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Saturday, Oct 05 2013 04:08 PM

Most furloughed defense civilians ordered back

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    By AP Photo/Jacquelyn Martin

    In this Sept. 28, 2013, file photo U.S. Secretary of Defense Chuck Hagel boards his plane at Andrews Air Force Base, Md., en route to South Korea. Saturday, Oct. 5, 2013, the Pentagon ordered most of its approximately 400,000 furloughed civilian employees back to work. The decision by Hagel is based on a Pentagon legal interpretation of a law called the Pay Our Military Act. That measure was passed by Congress and signed by President Barack Obama shortly before the partial government shutdown began Tuesday, Oct. 1. The Pentagon did not immediately say on Saturday exactly how many workers will return to work, but used the term "most."

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BY ROBERT BURNS AP National Security Writer

WASHINGTON -- The Pentagon is bringing back to work at least 90 percent of the estimated 350,000 defense civilian employees who were furloughed in the partial government shutdown. The move takes a big bite out of the impact of the political impasse in Washington that has left the government without a budget.

The decision was good news for Eastwern Kern. About 8,500 civilian employees at Edwards Air Force Base alone were likely furloughed without pay, a number that could have had a significant impact on the local and regional economy if the shutdown had continued for them.

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If the Pentagon’s civilian employees go back to work as Defense Secretary Chuck Hagel has ordered, it would likely affect a large percentage of furloughed federal workers in Kern County.

There are more than 10,200 federal employees working in Kern, and at least 7,400 of them work for the Department of Defense, according to the California Employment Development Department. If all of them return to work, that means more than 72 percent of idled employees would be back on the job — no small significance for the local economy.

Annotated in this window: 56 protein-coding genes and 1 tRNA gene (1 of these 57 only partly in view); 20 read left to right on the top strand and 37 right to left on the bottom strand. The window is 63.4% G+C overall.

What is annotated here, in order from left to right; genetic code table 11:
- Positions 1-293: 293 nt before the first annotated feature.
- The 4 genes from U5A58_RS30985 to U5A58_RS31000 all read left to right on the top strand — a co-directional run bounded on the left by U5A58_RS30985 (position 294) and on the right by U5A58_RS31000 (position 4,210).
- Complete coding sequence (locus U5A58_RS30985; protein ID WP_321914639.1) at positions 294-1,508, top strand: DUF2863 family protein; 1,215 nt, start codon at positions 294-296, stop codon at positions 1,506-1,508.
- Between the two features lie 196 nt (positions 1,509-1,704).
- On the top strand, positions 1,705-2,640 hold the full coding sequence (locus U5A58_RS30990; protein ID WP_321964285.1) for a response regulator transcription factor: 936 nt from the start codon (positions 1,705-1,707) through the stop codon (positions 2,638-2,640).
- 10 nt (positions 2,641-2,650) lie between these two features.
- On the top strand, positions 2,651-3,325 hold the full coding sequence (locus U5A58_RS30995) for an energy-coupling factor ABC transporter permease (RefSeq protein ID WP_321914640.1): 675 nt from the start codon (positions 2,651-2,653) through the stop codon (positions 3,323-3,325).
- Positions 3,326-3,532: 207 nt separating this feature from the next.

Active-duty military personnel do not take furloughs, and due to an exemption to the shutdown passed by Congress, those members of the armed forces are expected to continue to receive their paychecks without interruption.

Military contractors performing under contracts that were funded prior to the shutdown may continue to work under those contracts. However, new contracts could still be delayed.

The decision announced Saturday by Defense Secretary Chuck Hagel is based on a Pentagon interpretation of a law called the Pay Our Military Act. That measure was passed by Congress and signed by President Barack Obama shortly before the partial government shutdown began Tuesday.

Republican lawmakers had complained in recent days that the Obama administration was slow to bring back those workers even though the law allowed it.

In a written statement explaining his action, Hagel said the Justice Department advised that the law does not permit a blanket recall of all Pentagon civilians. But government attorneys concluded that the law does allow the Pentagon to eliminate furloughs for "employees whose responsibilities contribute to the morale, well-being, capabilities and readiness of service members."

Hagel said he has told Pentagon officials, including leaders of the military services, to "identify all employees whose activities fall under these categories." He said civilian workers should stand by for further word this weekend.

In remarks to reporters, Robert Hale, the Pentagon's budget chief, said he did not yet know the exact number of civilians who would be brought back to work but that it would be "90 percent plus." He said there are about 350,000 civilians on furlough, somewhat fewer than the 400,000 that officials had previously indicated. If 90 percent were recalled that would mean 315,000 coming off furlough.

Hale said that even with this relief, the effect of the furloughs has been severe.

"We've seriously harmed civilian morale; this (recall) will be a start back," he said.

Hale said he hoped that a "substantial number" could be returned to work on Monday but that an exact timetable is not available.

Hagel had made clear earlier in the past week that Pentagon lawyers were trying to determine ways for some of the Defense Department's furloughed civilians to get back to work.

"It does have an effect on our relationships around the world and it cuts straight to the obvious question," he told reporters traveling with him Tuesday in South Korea. "Can you rely on the United States as a reliable partner to fulfill its commitments to its allies?"

The law ensured that members of the military, who have remained at work throughout the shutdown, would be paid on time. It also left room for the Pentagon to keep on the job those civilians who provide support to the military.

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